Apple (NASDAQ:AAPL) shares, like the overall stock market, have zoomed higher in recent weeks. Rising optimism that the Federal Reserve will soon ease on interest rate hikes has resulted in big inflows back in stocks, in particular big tech names such as AAPL stock.
But besides the possibility that the Federal Reserve carries on with raising rates to bring down, there’s another factor that perhaps leaves AAPL at risk of a big pullback. That would be the tech giant’s upcoming earnings report on Feb. 2.
The market knows full well that Apple’s results for the preceding quarters are all-but-certain to be underwhelming, compared to its numbers from prior fiscal quarters. However, investors today may be overly optimistic that today’s challenges are just about to dissipate, and a return to growth is just around the corner.
With this, I wouldn’t chase this stock’s latest rally.
Why AAPL Stock Could Dive After Earnings
Over the past few months, Apple has walked back expectations regarding its results for the December quarter. For example, in November, management warned investors via press release that, because of China’s Covid-19 lockdowns iPhone shipments will likely come in lower-than-expected during the December quarter.
In response to this and other developments, such as the overall slowdown in consumer tech spending, sell-side analysts covering AAPL stock have also walked back their respective forecasts.
So, with most expecting weak numbers out of Apple, why is the stock at risk of a post-earnings dive? Sure, often a stock can pop after delivering a subpar earnings report, simply by providing promising outlook updates. Unfortunately, I wouldn’t count on this happening.
At least, that’s the view of many analysts. In a recent research note, BofA’s Wamsi Mohan argued that updates to guidance for the current quarter, and the next few quarters, fall short of what Wall Street presently expects.
Another analyst, Bernstein’s Toni Sacconaghi, has expressed similar sentiments. If these forecasts prove correct, and Apple signals that it’s not about to turn a corner, AAPL’s latest rally could reverse course.
When Will Shares Get Back into the Fastlane?
AAPL stock may not be at risk of re-testing its lows. Even if the aforementioned scenario plays out, shares could still find support at levels slightly above the stock’s 52-week low ($124.17 per share).
That said, if Apple falls back into a slump, it may stay there for a quite some time. The current downturn in tech, and the overall economy, is likely to persist throughout most of Apple’s current fiscal year (ending Sep. 30, 2023). It may not be until the start of the 2024 fiscal year that Apple’s operating performance begins a sustainable comeback.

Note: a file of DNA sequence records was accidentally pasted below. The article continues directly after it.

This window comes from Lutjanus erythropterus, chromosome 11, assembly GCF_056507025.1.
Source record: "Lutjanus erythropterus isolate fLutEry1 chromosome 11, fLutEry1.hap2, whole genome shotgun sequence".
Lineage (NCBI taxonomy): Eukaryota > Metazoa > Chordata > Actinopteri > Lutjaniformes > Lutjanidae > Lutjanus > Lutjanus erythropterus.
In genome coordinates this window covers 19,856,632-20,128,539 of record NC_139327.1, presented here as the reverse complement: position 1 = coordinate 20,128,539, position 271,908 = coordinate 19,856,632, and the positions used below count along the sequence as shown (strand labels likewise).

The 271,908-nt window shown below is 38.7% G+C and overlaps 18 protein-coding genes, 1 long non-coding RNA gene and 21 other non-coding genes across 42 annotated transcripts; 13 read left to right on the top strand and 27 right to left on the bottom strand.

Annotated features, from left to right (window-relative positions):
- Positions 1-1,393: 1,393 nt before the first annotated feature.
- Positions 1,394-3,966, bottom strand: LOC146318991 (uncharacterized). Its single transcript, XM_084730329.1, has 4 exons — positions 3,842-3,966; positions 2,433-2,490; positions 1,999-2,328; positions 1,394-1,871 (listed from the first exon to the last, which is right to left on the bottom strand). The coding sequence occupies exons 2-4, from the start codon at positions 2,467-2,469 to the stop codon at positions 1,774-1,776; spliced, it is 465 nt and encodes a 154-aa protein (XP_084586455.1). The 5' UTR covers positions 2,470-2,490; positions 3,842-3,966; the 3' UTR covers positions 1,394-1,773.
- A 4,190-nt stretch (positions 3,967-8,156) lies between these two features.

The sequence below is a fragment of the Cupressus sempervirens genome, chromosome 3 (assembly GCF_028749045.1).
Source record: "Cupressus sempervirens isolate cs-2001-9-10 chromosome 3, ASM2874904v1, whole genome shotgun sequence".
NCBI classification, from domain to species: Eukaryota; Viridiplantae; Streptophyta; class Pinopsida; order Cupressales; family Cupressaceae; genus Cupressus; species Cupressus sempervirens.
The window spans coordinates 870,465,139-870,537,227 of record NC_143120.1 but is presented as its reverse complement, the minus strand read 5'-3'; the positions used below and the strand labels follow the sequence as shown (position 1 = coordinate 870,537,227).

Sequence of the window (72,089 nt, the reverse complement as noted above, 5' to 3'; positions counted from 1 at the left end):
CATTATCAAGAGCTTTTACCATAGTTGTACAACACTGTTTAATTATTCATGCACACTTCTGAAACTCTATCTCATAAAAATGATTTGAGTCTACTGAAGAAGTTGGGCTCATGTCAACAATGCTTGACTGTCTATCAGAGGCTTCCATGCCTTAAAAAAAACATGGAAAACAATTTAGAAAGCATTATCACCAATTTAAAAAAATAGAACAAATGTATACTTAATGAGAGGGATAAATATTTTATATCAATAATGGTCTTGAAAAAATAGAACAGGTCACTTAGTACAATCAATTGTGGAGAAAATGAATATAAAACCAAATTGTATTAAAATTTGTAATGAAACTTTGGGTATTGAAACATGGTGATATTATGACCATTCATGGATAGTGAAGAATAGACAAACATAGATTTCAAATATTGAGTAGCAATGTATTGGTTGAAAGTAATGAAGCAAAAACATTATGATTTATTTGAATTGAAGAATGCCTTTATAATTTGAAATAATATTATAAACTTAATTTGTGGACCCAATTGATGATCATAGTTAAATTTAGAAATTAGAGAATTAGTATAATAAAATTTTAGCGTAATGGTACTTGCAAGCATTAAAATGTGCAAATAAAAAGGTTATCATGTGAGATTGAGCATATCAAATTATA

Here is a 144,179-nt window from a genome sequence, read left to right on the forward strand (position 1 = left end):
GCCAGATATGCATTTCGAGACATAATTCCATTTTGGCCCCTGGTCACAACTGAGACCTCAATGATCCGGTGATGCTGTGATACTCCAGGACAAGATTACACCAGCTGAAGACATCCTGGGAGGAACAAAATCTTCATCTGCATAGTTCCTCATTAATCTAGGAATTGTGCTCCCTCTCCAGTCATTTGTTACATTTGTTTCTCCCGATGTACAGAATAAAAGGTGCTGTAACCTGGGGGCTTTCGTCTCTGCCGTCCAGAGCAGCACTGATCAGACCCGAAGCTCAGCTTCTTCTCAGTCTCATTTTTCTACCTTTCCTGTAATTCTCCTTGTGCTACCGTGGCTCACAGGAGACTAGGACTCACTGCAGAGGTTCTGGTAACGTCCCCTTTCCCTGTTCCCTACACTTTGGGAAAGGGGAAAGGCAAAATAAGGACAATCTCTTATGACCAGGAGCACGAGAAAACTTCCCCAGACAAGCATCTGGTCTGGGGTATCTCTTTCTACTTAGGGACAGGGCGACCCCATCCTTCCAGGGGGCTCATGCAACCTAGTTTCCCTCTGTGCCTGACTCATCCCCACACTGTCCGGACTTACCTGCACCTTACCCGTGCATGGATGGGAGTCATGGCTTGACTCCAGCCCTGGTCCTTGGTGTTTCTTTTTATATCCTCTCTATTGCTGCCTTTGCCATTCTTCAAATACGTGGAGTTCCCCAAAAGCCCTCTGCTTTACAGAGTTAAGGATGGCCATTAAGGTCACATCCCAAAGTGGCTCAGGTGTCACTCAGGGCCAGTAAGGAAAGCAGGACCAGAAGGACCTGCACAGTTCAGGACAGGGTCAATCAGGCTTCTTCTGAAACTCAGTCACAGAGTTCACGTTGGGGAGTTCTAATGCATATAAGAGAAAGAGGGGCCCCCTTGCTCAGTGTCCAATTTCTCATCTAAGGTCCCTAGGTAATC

Not only that, although earnings could rebound in FY24, AAPL’s stock price recovery may only play out gradually. Current forecasts call for earnings growth of around 9.45% next fiscal year, and 5.4% during FY25.
As it may prove difficult for AAPL (trading for around 23.9 times earnings) to justify a higher earnings multiple with this level of growth, it may not be until two fiscal years from now (when the company is expected to earn around $7.08 per share) that the stock re-hits its all-time closing high (around $180 per share).
Yes, there’s still the potential for Apple to pleasantly surprise once the economy normalizes. However, until there’s more concrete evidence this rosier scenario plays out, there’s no need to buy on the mere hopes of it happening.
It’s worth noting that it’s not just softening iPhone demand that’s affecting Apple’s current performance. The Services unit, one of the company’s emerging segments, is also experiencing a growth slowdown.
Don’t get me wrong, Apple is in a much better place than many of its peers. Alphabet (NASDAQ:GOOG,NASDAQ:GOOGL), the parent company of Google and YouTube, is contending with rising competition.
Facebook and Instagram parent Meta Platforms (NASDAQ:META) is burning through billions with its ill-timed metaverse wager.
Still, although facing fewer issues, treat this FAANG component like the others, and hold off on AAPL stock.
AAPL stock earns a D rating in Portfolio Grader.
On the date of publication, Louis Navellier had a long position in GOOG and META. Louis Navellier did not have (either directly or indirectly) any other positions in the securities mentioned in this article.
The InvestorPlace Research Staff member primarily responsible for this article did not hold (either directly or indirectly) any positions in the securities mentioned in this article.
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